Edmond LEZMI, Paul JUSSELIN, Hassan MALONGO ELOUAÏ, Côme MASSELIN, Thierry RONCALLI, Tung-Lam DAO
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Mean-variance efficient portfolios are optimal as Modern Portfolio Theory alleges, only if risk were foreseeable, that is under the hypothesis that price (co)variance is known with certainty. Admitting uncertainty changes the perception. If portfolios are presumed vulnerable to unforeseen price shocks as well, risk optimality is no longer obtained by minimising variance but also pertains to the diversification in the portfolio, for that provides protection against unforeseen events. Generalising MPT in this respect leads to the double risk-objective to minimise variance and maximise diversification. We demonstrate that a series of portfolio construction techniques developed as an alternative to MPT, in fact address this double objective, under which Bayesian optimisation, entropy-based optimisation, risk parity and covariance shrinkage. We give an analytical demonstration and provide by that new theoretical backing for these techniques. Amundi Working Paper December 2016 (First version)September 2017 (Revised version)
Marielle de JONG
Head of Fixed Income Quantitative Research at Amundi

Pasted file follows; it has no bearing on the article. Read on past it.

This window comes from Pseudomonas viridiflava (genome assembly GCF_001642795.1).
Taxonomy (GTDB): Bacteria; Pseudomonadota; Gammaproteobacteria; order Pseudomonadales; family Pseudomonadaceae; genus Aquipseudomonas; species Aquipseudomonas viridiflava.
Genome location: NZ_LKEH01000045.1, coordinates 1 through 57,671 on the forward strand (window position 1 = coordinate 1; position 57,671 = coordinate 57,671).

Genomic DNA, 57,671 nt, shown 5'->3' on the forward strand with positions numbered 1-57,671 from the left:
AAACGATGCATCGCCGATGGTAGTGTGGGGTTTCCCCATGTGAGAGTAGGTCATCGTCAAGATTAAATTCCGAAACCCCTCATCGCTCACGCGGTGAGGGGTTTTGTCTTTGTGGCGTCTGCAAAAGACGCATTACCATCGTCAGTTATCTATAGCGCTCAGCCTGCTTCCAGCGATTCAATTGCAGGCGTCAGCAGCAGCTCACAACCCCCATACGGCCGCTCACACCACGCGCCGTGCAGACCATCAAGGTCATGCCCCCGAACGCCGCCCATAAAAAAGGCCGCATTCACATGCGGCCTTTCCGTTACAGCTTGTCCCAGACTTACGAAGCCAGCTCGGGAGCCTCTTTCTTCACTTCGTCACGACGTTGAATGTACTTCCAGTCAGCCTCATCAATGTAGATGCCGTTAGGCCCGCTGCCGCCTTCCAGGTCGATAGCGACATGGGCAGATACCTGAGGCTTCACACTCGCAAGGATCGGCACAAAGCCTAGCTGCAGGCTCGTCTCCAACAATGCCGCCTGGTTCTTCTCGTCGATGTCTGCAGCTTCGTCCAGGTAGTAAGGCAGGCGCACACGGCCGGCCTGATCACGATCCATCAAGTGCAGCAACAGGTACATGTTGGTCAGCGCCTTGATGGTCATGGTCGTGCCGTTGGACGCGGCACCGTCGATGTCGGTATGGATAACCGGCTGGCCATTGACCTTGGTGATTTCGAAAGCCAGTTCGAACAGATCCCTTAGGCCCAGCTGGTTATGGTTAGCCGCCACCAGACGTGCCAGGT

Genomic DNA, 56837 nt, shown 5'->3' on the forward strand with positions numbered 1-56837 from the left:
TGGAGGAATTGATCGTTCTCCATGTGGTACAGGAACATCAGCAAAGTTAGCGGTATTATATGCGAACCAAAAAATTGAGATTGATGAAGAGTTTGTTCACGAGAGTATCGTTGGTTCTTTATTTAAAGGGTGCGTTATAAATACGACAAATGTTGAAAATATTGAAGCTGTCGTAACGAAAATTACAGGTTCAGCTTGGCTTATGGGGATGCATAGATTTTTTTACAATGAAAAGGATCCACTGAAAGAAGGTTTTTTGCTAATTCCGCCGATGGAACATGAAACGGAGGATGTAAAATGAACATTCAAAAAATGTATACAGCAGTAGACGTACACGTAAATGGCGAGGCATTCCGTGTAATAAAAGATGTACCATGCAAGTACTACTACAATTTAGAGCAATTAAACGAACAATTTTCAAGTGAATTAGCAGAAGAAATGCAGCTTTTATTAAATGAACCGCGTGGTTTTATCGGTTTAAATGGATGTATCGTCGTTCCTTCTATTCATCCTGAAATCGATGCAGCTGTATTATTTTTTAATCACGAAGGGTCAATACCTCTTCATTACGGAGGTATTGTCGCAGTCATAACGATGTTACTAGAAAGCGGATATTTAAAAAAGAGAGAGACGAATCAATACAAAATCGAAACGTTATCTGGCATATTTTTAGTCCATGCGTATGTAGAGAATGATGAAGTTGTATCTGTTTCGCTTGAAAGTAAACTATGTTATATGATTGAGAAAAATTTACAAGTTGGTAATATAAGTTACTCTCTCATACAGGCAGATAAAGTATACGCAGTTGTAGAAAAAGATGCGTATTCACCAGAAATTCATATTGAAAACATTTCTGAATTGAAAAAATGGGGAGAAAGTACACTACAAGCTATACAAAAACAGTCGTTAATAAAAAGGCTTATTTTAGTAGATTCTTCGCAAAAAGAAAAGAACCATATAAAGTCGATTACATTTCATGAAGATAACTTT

Marie BRIERE, Ariane SZAFARZ
Accurate estimations of volatility and correlation risk represent crucial inputs in terms of investment decisions. This article presents a new way to capture the portfolio dependence by introducing a new covariance estimator called the reactive covariance model.
Hassan MALONGO ELOUAÏ, Dave BENICHOU, Eduardo ABI JABER
We provide conditions for the existence and the uniqueness of strictly stationary solutions ofthe usual Dynamic Conditional Correlation GARCH models (DCC-GARCH). The proof is based on Tweedie's (1988) criteria, after having rewritten DCC-GARCH models as nonlinear Markov chains. We also study the existence of their oments and discuss the tightness of our sufficient conditions.
Jean-David FERMANIAN, Hassan MALONGO ELOUAÏ
The Greek drama of the late 2000s has returned sovereign risk awareness to centre stage. The default affected a country with a relatively developed economy. It resulted in huge losses in the value of domestic assets: public debt, but also private debt, equity, real estate and furthermore pension rights and human capital. The burden has, not entirely but importantly, fallen on residents.
Professor - Conservatoire National des Arts et Métiers, Senior Advisor, Amundi